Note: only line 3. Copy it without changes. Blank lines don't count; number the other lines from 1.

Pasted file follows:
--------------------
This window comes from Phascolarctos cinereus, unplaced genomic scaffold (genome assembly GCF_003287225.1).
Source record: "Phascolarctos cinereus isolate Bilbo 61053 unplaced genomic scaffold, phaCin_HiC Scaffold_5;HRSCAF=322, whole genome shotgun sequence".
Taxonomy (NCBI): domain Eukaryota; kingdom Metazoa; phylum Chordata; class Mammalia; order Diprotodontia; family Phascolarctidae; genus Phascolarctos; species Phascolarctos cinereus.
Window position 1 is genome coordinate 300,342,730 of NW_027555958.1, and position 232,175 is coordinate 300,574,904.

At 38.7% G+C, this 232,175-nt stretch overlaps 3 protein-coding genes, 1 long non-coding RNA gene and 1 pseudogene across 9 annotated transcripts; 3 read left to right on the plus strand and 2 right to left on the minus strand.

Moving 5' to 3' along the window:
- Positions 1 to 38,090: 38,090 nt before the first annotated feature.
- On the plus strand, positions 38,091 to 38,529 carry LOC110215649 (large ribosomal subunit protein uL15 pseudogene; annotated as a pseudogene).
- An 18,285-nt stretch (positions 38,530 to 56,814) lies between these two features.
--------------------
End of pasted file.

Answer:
Taxonomy (NCBI): domain Eukaryota; kingdom Metazoa; phylum Chordata; class Mammalia; order Diprotodontia; family Phascolarctidae; genus Phascolarctos; species Phascolarctos cinereus.